Putin is, of course, well aware of this, which is why he may be tempted to gamble that a Russian military incursion in Ukraine will lead to major disputes among key Western countries and ultimately split the NATO alliance. If that happens, we will likely see intense pressure placed on states throughout Eastern and Central Europe to “choose sides” between a resurgent Russia and an evidently fractured “West”— assuming that the latter term would still mean very much in such a scenario.
Q: What levers can we pull from the U.S.? What tools do we have in our diplomatic toolbox and how do they differ/align with strategies from the past?
A: Clearly, the most important tool in our current diplomatic and military toolbox (and it’s impossible to analyze the prospects for U.S. diplomacy without including the military dimension) is NATO itself. At present, NATO is still the most powerful military alliance in the world by far, and it has actually been remarkably unified in the face of escalating Russian demands.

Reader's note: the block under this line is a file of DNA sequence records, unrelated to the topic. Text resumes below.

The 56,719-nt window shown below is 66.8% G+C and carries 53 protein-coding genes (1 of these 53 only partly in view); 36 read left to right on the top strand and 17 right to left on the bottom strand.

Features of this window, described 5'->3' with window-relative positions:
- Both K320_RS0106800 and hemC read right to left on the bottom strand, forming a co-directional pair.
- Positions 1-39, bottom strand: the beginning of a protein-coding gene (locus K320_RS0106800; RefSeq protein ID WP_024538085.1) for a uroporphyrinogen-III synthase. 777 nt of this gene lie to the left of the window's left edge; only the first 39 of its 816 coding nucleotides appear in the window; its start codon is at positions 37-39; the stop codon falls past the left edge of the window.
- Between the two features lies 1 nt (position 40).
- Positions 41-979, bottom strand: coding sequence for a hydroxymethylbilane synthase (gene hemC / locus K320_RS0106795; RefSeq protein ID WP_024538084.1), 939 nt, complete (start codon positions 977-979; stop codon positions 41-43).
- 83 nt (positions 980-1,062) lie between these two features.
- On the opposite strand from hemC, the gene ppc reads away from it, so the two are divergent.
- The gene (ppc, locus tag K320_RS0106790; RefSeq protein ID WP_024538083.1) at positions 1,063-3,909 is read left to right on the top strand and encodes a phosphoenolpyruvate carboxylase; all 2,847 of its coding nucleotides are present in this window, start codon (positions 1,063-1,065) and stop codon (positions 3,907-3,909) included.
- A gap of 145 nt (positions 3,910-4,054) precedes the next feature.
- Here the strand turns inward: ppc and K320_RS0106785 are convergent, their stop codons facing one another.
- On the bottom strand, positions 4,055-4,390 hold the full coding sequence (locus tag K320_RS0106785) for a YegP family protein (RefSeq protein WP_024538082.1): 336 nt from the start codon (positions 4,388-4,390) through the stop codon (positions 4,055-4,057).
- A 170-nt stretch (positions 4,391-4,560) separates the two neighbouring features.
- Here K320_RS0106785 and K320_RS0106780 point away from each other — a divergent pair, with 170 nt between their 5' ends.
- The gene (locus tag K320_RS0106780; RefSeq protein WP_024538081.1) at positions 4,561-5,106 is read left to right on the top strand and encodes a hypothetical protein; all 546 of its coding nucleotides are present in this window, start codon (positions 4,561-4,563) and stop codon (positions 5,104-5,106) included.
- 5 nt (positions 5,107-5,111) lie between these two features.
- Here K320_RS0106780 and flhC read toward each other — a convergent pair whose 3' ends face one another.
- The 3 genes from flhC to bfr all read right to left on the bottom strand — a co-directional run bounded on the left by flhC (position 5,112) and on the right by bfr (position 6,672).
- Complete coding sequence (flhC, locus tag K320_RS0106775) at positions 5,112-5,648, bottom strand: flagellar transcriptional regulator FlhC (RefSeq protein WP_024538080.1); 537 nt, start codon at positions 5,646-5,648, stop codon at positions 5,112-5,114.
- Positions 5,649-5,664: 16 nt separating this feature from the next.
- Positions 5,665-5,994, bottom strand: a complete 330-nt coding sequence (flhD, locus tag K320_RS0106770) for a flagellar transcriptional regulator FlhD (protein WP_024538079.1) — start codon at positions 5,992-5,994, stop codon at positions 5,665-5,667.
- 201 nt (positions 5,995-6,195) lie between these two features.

Indeed, heretofore neutral countries like Sweden and Finland are now seriously considering efforts to join NATO due to the Russian threat — precisely the opposite of Putin’s intent. The problem is that NATO’s importance to US security has been downplayed in American foreign policy debates over the past two decades, with both parties wanting to “pivot” to focus on China and Asia rather than Europe, and the Trump Administration attacking NATO itself quite forcefully. And similar statements disparaging NATO have been made by European leaders such as President Emmanuel Macron of France, who called the alliance “brain dead” and who now wants the EU to develop its own foreign policy strategy vis-a-vis Russia.